Bach Plays Dead, a solo acoustic tribute to the music of the Grateful Dead, is the passion project of lifelong Deadhead and professional musician, Michael Bach. Sound Devices spoke to Bach about the process of arranging for a solo artist, reimagining great tunes and his reliance on the MixPre-6.
Known for his work as an electric bassist playing with Tina Turner, Isaac Hayes, Chaka Kahn, Edgar Winter and rock keyboardist Nicky Hopkins, Bach Plays Dead sees Michael return to his early roots of playing acoustic guitar and singing songs.
SD: What’s the process for arranging jam band songs down to a solo musician?
It all starts with heavily curated song selection. The Grateful Dead catalog includes a massive number of studio recordings and live performances both from the band itself and numerous solo and side projects by Jerry Garcia and Bob Weir. The catalog encompasses every style, genre, form, and time period. Most importantly, I am looking for songs that speak to me on both a musical and emotional level. As a solo performer I am searching for songs that could work in the stripped down instrumentation of voice and acoustic guitar. I lean towards songs that tell a story rather than jam oriented or good time songs. The Dead classic “Truckin” which is an autobiographical song about the band’s adventures on the never ending road is a great example. Luckily the Dead’s catalog is full of these types of songs.
Once a song is selected, I maintain a deep reverence for the original lyrics and melody. Other than these basic compositional elements each new arrangement is a clean slate including rhythmic style, tempo, time signature, key, melodic hooks, structure and feel. My overarching concept is that each arrangement is a reimagined version of the song that sounds like it was originally intended for solo voice and guitar. Sometimes this process happens fast though occasionally this can be a rather long journey with multiple ideas and revisions being rejected and refined over a period of months. One tool I utilize for this includes alternate guitar tunings which can provide subtle and unexpected chord voicings and colors. You can hear this clearly on my version of Bob Weir’s “Cassidy”.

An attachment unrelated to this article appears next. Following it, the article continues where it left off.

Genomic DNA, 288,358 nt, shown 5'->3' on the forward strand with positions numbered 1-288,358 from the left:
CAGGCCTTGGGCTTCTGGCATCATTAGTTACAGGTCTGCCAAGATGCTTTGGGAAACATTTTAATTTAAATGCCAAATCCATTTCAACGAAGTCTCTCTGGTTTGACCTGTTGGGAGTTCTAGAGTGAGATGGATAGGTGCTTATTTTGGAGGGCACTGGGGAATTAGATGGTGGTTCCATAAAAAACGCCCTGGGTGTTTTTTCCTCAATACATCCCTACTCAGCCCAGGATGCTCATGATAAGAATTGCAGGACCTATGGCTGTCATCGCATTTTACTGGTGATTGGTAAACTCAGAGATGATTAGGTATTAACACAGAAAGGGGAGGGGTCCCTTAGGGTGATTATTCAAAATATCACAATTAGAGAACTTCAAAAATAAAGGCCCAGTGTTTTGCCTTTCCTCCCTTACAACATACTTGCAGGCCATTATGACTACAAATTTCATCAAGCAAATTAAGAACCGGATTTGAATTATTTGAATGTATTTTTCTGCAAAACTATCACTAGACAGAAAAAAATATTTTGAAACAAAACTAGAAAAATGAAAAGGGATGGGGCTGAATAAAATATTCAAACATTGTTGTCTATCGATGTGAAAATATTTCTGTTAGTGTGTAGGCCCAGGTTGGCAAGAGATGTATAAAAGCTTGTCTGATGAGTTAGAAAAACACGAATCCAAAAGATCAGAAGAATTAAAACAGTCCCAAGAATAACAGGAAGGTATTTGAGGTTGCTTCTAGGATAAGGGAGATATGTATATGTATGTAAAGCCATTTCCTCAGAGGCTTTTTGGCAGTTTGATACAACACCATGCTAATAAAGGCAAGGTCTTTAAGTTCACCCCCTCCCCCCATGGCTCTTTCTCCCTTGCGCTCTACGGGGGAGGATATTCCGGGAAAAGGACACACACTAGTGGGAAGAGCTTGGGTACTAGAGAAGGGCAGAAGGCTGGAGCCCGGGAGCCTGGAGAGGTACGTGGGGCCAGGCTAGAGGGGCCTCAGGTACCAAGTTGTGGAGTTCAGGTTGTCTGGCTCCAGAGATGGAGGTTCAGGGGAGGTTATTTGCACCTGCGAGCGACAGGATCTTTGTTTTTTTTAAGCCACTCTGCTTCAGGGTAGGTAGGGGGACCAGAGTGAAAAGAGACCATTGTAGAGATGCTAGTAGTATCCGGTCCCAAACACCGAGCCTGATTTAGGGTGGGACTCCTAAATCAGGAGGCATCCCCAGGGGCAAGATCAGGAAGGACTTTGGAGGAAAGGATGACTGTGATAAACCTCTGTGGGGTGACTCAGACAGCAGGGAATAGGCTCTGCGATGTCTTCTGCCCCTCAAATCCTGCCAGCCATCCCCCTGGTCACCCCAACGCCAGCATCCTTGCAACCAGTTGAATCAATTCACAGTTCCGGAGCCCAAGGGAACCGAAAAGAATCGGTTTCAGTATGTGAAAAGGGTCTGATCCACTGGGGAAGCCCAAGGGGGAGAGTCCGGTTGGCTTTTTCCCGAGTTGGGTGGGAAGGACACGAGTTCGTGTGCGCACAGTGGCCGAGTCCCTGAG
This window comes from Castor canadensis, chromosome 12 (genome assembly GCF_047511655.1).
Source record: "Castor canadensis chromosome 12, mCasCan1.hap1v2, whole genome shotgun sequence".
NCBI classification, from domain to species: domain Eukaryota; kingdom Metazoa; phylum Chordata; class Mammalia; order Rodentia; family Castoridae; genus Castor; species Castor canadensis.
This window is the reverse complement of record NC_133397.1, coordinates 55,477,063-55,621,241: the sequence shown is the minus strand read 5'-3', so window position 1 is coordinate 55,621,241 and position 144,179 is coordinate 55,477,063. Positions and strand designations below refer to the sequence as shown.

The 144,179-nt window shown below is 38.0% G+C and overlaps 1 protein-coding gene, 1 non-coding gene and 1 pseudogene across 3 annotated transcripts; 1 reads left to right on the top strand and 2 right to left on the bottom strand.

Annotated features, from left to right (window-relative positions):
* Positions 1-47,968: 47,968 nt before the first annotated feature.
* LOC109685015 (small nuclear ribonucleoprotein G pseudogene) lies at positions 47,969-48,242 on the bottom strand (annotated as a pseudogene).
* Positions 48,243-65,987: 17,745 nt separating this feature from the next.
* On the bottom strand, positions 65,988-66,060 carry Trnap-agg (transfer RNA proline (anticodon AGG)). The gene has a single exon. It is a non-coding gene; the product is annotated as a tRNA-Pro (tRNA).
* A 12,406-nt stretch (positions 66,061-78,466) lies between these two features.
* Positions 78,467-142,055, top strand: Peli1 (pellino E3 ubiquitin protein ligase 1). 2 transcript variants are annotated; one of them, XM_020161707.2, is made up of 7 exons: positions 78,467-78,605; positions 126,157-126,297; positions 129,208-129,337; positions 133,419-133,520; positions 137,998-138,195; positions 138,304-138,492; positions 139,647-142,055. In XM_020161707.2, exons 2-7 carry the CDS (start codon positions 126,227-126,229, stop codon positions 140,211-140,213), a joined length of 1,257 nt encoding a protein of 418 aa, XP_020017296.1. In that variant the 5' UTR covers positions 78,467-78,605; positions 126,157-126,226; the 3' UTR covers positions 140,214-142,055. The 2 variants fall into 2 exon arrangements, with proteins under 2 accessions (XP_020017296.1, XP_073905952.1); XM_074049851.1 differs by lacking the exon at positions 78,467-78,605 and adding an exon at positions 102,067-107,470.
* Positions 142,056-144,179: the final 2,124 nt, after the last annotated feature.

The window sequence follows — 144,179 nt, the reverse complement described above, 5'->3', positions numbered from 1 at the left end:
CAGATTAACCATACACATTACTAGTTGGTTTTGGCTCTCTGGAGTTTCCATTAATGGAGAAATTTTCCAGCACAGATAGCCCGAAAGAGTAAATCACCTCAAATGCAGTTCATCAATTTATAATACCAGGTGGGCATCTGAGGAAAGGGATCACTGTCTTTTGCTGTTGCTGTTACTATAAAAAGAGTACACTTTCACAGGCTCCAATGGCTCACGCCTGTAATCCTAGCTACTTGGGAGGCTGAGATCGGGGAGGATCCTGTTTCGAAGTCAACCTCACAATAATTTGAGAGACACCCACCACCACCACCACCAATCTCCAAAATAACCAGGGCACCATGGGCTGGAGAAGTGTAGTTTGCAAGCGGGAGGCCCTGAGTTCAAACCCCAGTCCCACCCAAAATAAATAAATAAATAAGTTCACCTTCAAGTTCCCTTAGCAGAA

What made you choose the MixPre-6?
I came across the Sound Devices MixPre-6M by total chance very shortly after it was released. At that time, I was just starting to collect up enough fully formed arrangements to start playing out and was looking for an extremely simple and portable way to do high quality recordings of my shows. At that time I owned a great sounding recording interface but, of course, it needed to be connected to a computer and DAW. This was definitely not a portable set up and was not practical for a solo artist with no crew or road support.
As I started to learn more and more about the MixPre-6M and it’s features and capabilities I realized that it would work perfectly for remote music recordings. At that time I was not familiar with Sound Devices but came to learn that the company had been successfully manufacturing high end portable recorders for the film and TV sound recordings for years. I watched a bunch of videos and some reviews and decided to purchase one. I must say I was really impressed as soon as it arrived. The very small form factor, ability to run on batteries and record anywhere without a computer were big pluses the actual sound quality of the recordings was what really blew me away. The built in musician oriented features like reverb were also a big benefit and sound really great.
Shortly after that I started using the MixPre exclusively for both live and studio recording.
How has the MixPre helped on the project?
The MixPre proved invaluable on the project and was the only interface used for all the tracks running directly into a Mac loaded with ProTools. We also used the MixPre for our headphone mixes and main monitoring system for the entire project. We used the built in Kashmir preamps exclusively for each and every mic and sound source. In each case they sounded great on everything we connected to the MixPre. This included an SM57, Rode tube mic, a large diaphragm condenser and my matched set of Peluso P28s small diaphragm tube condensers. The Pelusos were the principal mics used on the main rhythm acoustic parts, usually played on my Taylor 717e Grand Pacific, with one set of the preamps set to stereo mode. About ten different guitars were used during the recording process and the MixPre was great at capturing the unique sonic qualities of each.
Just about all the songs were recorded track by track, laying down the main rhythm guitar, then vocals, guitar overdubs and so on. On the track “Dark Hollow” we used all four inputs at once with a crazy four mic configuration that my engineer came up with to capture the voice and guitar live with no issues at all.
On two of the tracks I broke out a couple of my basses to add some low end. On “Sugaree” I used a really old passive bass with black tape wrapped flat wound strings that features a single custom wound Dark Star pickup that is reminiscent of the pickups found on the original Guild Starfire bass that was a favorite of Grateful Dead bassist, Phil Lesh. On “Reuben” and “Cherise” you can hear my incredible Mike Lull M4V, an updated version of a Jazz bass with active EQ and preamp. Both of these basses were easily handled and sounded great plugged directly into the Kashmir preamps.
The EP “Five Grateful Songs from the Dead” is now streaming on all major platforms. To learn more about Bach Plays Dead, visit the official Facebook page.